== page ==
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In Conversation With Peers: Surviving Schizophrenia and Suicide Through Art
Although about 1% of people in the United States are affected by schizophrenia, many misconceptions still exist. Additionally, up to 55% of individuals who experience schizophrenia also report suicidal attempts. Negative stereotypes exist, but people who live with schizophrenia are not dangerous. In fact, they can live healthy meaningful lives. They can thrive in this world. Meghan Caughey is one example of this.

In her book “Mud Flower: Surviving Schizophrenia and Suicide Through Art” she shows the perspective of someone living with mental illness who survived extreme treatments. She speaks about her experience of being given up on by both the mental health system and family. But she defied all expectations. Meghan describes the role art played in her survival -- she grappled with how life can be either nurtured or destroyed by elements in our environment.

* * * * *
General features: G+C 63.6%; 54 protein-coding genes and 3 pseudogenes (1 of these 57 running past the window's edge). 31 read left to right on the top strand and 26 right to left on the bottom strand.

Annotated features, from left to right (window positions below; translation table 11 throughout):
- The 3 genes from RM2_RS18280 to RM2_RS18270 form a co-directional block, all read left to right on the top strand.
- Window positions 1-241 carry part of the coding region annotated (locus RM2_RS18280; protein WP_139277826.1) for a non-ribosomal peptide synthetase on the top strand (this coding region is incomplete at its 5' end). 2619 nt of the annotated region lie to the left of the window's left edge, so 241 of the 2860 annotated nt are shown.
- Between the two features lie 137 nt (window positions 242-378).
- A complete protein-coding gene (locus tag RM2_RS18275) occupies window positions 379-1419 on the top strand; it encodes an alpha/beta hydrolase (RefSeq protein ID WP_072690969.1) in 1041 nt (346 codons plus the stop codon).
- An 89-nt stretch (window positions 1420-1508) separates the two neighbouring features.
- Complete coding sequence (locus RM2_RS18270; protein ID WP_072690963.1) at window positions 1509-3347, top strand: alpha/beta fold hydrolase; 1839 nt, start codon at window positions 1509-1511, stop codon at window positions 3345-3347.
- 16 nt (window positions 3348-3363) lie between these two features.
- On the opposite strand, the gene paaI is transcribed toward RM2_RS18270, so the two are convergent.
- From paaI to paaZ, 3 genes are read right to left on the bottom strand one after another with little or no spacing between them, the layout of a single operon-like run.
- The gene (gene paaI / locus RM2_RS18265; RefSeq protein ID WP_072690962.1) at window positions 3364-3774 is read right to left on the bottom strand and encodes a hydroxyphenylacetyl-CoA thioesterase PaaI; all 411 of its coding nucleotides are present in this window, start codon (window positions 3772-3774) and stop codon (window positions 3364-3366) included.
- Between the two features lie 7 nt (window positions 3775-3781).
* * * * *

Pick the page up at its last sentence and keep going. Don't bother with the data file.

For our next “In Conversation With Peers,” we will listen as Meghan shares her battles and victories navigating a system as someone living with schizophrenia.

Mental Health America’s (MHA) “In Conversation With Peers” series is a dialogue by peers, for peers. A peer is someone we identify with based on their lived experience. This lived experience can be having a mental health condition, but it also includes gender, sexual orientation, race, ethnicity, language, and even disability. Peer support allows a person to share this lived experience and lets people support one another. This mutual support is important to move toward long-term recovery.

Oct 26, 2021 02:00 PM in Eastern Time (US and Canada)

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